Community consultation is a vital part of the licensing procedure: a licence application will not be processed if appropriate community consultation has not taken place. The community organization(s) with which you need to consult will depend on the nature of the study. Please take careful note of the following section.
If your project will involve residents of the NWT as subjects or informants, Aurora Research Institute requires written confirmation that you have discussed your plans with the agency(ies) and/or community(ies) affected and that you have their support to proceed. In addition, the following information will be required in your online application:
- How are you obtaining informed consent from participants in the study? You are required to submit a copy of any consent form that you will be using.
- How will participant confidentiality be maintained in your research?
- Long- and short-term use and storage of data collected from participants.
- How will your research be reported to participants and the community?
- Whether you have applied for an ethics review and, if so, by whom.
If your research does not directly involve NWT residents, it may still have a significant impact on the community(ies). For example, you may be planning to stay in or travel through an area of cultural or economic significance to the community.
Confirmation of support will be required from the appropriate community organizations (such as members of the local Hunters and Trappers Committees and Social and Cultural Institutes). If you have been corresponding with community groups or other agencies prior to submitting your application, it will be helpful to attach a record of that correspondence to your application. If you have already received ethics approval for your project (for example, from a university), you can attach confirmation of that approval to your online application or fax it to the Manager, Scientific Services at the Aurora Research Institute.
Start the process of consultation at least three months before the date on which you require your licence. Early consultation allows for such considerations as mailing time, scheduled community meetings, and the screening process. If your application arrives at a time when many community residents are on the land, you may encounter delays in receiving your confirmation of support. If all of the elements of your application are not yet complete (for example, you may still be waiting for an ethics review, or you will be designing a consent form in collaboration with the community, or you are not yet sure of exact site locations), and time is short before your proposed fieldwork, it is better to submit your application anyway, duly noting which aspects are still “in progress” and informing the reader that the communities will be consulted again when more information is available.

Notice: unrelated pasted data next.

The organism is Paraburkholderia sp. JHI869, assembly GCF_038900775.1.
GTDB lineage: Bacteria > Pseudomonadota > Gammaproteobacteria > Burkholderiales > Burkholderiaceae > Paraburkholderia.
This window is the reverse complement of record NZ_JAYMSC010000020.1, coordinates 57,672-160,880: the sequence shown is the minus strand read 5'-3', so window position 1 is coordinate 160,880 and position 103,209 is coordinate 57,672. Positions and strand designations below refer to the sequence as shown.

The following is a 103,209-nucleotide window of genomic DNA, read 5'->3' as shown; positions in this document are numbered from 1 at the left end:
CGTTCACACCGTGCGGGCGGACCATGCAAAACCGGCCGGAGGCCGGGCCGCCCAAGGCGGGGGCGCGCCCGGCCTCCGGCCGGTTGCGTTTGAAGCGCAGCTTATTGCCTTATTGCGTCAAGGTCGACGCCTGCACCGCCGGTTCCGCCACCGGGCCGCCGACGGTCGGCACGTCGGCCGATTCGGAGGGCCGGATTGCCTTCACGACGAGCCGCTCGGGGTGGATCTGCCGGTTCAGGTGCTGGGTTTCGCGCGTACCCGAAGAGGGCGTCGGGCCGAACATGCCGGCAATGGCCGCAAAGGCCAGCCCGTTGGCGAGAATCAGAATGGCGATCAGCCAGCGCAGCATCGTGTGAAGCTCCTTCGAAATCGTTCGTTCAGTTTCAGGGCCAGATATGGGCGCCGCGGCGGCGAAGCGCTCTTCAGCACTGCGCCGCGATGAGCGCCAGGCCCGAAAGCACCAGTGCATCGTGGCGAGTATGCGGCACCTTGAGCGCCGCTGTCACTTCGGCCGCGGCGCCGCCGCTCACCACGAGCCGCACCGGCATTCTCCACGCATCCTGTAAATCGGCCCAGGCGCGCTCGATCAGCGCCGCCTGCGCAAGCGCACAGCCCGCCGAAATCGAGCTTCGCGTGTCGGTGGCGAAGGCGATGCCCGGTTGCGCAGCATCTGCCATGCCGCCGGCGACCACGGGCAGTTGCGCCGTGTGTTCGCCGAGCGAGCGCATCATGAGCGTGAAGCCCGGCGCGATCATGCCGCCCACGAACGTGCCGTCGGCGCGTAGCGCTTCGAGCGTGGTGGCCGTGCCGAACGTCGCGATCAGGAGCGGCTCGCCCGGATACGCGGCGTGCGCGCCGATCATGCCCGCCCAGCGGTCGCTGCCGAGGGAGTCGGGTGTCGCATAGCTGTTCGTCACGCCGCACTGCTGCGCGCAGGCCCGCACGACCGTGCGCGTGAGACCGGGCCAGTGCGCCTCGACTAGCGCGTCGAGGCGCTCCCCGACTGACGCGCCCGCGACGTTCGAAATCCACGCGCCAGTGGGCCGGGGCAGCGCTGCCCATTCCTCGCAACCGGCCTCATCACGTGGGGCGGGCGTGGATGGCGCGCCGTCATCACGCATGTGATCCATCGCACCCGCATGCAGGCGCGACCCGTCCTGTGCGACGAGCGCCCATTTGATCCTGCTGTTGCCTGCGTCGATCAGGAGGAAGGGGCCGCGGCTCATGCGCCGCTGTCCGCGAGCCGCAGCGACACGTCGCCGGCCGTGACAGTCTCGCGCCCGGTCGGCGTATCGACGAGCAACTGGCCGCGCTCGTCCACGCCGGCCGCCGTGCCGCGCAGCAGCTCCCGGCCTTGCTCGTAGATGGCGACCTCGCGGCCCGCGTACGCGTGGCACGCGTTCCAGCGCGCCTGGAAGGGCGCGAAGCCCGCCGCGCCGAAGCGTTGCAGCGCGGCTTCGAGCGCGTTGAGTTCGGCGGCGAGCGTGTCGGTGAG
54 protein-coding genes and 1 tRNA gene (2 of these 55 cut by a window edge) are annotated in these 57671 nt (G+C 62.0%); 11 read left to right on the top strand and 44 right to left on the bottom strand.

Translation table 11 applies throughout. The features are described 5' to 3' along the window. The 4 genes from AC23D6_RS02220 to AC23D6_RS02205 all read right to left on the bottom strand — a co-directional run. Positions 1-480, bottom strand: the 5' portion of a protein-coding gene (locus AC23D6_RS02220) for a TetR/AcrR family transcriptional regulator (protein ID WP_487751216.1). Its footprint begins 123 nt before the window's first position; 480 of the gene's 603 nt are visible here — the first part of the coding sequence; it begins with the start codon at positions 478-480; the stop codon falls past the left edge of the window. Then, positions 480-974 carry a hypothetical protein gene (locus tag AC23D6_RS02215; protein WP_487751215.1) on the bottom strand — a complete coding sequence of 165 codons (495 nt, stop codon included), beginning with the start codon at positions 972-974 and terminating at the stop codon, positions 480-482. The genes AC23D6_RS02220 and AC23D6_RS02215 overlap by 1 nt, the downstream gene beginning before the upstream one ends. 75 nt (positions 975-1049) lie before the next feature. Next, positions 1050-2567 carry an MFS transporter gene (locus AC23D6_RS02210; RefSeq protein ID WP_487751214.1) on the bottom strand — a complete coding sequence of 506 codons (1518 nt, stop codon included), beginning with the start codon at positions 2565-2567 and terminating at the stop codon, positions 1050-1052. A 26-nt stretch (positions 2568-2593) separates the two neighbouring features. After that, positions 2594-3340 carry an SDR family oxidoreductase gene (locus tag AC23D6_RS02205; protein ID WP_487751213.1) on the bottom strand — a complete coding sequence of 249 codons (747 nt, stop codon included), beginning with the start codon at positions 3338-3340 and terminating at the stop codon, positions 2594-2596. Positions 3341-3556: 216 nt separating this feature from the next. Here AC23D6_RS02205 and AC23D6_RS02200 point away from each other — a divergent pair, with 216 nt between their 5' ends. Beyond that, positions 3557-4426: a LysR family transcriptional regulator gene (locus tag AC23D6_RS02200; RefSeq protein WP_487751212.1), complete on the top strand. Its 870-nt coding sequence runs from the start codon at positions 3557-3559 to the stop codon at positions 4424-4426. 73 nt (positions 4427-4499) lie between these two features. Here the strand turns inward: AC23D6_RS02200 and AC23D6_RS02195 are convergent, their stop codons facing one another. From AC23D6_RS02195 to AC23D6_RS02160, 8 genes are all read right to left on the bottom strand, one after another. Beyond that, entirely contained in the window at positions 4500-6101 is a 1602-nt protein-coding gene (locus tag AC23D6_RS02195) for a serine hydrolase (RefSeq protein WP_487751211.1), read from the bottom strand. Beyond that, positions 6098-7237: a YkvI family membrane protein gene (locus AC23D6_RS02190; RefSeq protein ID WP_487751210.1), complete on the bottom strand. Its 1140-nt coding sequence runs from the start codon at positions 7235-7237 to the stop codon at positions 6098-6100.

You may also contact the Manager, Scientific Services at Aurora Research Institute for guidance and assistance
Ethical Principles for Conducting Research
Researchers are expected to follow ethical principles. You are advised to review one or more of the following resources for more information.
Involving Northern Residents in Research Projects
Local residents and visiting researchers have much to offer each other. Northern people have an intimate knowledge of their community and the land. Their knowledge of local conditions and problems, and their access to traditional knowledge, may suggest new directions for research.
In addition, the North has changed rapidly and significantly over the last decade. Many residents of the NWT communities possess high levels of scientific training and knowledge and can provide valuable information and assistance to visiting researchers.
As a researcher, you can share your knowledge by speaking at community council meetings, giving talks at schools or providing non-technical posters to display at local libraries or community centres. Alternately, you can produce a short, informal video of your research with emphasis on your field work and results.
Also, you should consider including residents in field trips or hiring them to assist with your research. If you plan on hiring assistants, Aurora Research Institute staff may be able to provide you with local contacts who do, or have done, scientific work in related disciplines or who have specific knowledge in your field.
By communicating your enthusiasm for your research and/or involving residents in your field work, you may motivate local people to participate in science. Providing residents with an opportunity to participate in or comment on your research not only improves relations between researchers and residents, but also fosters a research-oriented community in the North (see Community Perspectives on Research).